These comments were copied from material submitted to “The Editor” of Durham News (Media) and are presented here for the benefit of residents interested in the topic. The comments were written by Steve Parish, former mayor of Ajax). We invited interested residents to submit their opinions and comments. [Submissions may be edited for length and/or possibility of offense.]
* * * * * * * COPY * * * * * * *
To the editor:
As a former longtime mayor and as a citizen with a lifelong interest in municipal governance, I must express my concerns with the granting of strong-mayor powers by the province.
The stated purpose of granting these powers is to expedite the provision of housing and presumably to cut red tape. There is absolutely no evidence that this will happen. Supplying housing stock is much too multifaceted to be solved in such a simplistic manner. And the granting of these powers might create divisions on council that could slow progress on this file. Granting the mayor sole authority to appoint the municipality’s chief administrative officer is particularly troubling. Arguably, there is nothing more important to the success of a city than the professional competency of its chief administrative officer and management team. What is to stop a strong mayor from appointing a political crony who lacks those skills? The input of professional HR staff and a majority of council is essential in doing this right.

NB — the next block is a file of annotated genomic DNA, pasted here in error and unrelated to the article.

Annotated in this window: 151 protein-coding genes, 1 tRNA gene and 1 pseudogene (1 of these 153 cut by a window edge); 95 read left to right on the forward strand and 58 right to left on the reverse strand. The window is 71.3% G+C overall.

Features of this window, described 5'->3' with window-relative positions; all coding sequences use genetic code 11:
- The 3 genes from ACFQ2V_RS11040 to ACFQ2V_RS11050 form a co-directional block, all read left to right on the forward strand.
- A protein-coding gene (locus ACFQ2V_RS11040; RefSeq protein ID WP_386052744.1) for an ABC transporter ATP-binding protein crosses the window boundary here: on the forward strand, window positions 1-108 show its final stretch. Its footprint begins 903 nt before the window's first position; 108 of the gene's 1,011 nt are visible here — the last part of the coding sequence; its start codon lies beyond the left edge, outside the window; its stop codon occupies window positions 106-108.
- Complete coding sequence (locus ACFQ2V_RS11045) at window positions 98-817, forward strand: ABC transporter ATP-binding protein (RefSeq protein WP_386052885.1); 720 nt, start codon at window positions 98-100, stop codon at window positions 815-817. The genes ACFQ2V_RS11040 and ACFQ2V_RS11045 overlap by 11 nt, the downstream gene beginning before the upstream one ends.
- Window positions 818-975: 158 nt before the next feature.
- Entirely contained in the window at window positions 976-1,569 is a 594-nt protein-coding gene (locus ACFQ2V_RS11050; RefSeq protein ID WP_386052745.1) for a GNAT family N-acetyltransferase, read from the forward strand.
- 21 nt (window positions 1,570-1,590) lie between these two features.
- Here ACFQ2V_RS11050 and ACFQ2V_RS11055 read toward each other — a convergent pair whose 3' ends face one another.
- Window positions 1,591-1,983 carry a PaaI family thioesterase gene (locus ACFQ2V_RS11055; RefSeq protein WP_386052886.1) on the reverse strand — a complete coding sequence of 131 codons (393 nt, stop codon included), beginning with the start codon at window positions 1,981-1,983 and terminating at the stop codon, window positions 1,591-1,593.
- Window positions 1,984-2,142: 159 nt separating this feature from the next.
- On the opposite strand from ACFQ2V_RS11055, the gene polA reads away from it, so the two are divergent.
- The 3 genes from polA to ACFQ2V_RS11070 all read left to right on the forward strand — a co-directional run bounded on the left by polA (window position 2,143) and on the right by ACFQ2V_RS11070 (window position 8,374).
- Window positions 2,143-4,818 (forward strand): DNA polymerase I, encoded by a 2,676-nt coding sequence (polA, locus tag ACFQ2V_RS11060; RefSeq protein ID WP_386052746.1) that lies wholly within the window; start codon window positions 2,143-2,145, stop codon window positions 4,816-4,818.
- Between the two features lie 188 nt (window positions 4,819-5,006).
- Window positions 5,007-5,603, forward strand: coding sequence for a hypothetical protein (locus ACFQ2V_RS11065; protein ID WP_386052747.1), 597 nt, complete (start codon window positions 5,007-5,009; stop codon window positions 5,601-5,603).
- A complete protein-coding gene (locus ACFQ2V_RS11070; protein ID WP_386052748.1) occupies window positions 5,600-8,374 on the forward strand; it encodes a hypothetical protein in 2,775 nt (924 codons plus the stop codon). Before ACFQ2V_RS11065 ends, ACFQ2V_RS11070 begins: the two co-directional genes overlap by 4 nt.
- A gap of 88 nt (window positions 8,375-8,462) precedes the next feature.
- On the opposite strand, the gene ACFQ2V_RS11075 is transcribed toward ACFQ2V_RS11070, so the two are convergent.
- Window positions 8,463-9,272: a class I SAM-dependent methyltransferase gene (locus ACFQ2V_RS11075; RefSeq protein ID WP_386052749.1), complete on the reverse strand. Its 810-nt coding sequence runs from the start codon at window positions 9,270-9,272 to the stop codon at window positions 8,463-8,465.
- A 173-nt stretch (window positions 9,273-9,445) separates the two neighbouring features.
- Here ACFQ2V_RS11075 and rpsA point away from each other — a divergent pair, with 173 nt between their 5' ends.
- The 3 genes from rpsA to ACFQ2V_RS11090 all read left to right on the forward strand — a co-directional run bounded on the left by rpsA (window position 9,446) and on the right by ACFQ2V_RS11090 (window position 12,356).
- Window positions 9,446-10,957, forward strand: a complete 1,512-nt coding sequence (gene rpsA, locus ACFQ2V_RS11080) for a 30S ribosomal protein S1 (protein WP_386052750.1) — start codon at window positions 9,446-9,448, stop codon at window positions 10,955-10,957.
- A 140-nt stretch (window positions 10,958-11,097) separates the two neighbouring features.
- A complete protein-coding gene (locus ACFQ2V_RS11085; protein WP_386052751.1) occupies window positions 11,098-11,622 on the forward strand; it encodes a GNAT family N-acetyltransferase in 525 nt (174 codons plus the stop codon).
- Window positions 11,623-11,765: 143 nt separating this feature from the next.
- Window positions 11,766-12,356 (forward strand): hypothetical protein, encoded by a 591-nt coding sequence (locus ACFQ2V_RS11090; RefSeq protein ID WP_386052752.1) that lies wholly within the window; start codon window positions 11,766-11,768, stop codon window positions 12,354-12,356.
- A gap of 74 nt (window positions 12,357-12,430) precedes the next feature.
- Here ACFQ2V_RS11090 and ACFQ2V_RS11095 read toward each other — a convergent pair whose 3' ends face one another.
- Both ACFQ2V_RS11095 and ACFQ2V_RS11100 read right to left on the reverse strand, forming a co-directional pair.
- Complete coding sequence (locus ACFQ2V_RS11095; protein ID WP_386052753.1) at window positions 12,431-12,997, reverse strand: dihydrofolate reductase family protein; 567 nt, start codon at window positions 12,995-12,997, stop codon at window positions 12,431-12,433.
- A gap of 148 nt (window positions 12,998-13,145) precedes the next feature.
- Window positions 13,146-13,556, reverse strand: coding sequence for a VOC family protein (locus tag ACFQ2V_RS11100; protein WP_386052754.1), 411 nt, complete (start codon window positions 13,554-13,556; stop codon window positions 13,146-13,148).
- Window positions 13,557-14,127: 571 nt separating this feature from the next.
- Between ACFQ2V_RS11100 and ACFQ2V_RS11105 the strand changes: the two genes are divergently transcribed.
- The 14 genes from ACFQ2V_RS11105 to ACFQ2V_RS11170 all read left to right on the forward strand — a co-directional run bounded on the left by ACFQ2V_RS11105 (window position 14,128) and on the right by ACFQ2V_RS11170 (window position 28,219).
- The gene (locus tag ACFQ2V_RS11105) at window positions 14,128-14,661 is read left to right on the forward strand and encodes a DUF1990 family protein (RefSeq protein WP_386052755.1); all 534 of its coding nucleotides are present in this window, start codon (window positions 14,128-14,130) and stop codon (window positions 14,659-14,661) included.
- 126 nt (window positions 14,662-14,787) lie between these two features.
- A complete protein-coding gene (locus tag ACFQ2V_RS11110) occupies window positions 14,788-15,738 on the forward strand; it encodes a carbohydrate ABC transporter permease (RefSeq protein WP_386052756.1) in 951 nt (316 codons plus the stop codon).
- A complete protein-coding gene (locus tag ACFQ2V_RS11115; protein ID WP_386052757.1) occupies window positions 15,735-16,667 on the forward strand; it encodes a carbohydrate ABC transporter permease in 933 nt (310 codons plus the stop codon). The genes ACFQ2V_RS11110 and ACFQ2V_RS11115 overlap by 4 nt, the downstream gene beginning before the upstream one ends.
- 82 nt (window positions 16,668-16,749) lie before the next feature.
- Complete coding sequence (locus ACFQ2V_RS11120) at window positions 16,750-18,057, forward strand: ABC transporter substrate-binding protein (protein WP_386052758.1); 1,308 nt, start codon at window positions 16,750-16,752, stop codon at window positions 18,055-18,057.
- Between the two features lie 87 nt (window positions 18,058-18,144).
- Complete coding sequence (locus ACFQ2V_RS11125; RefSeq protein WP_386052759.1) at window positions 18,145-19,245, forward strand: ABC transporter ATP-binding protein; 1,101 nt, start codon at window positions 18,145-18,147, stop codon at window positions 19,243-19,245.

And what about that minor detail called democracy? Local government has always been where government is close and subject to popular will. Not anymore, when one-third of council can call the shots. And what if you have an autocratic or incompetent mayor? No check on that risk. Mayors are truly strong because they have good judgment, leadership skills and the ability to build and keep consensus and unity on council. This gets results on all fronts. And sadly, it cannot be created by legislation. It requires what all democratic institutions need — an engaged and informed electorate.
Former mayor of Ajax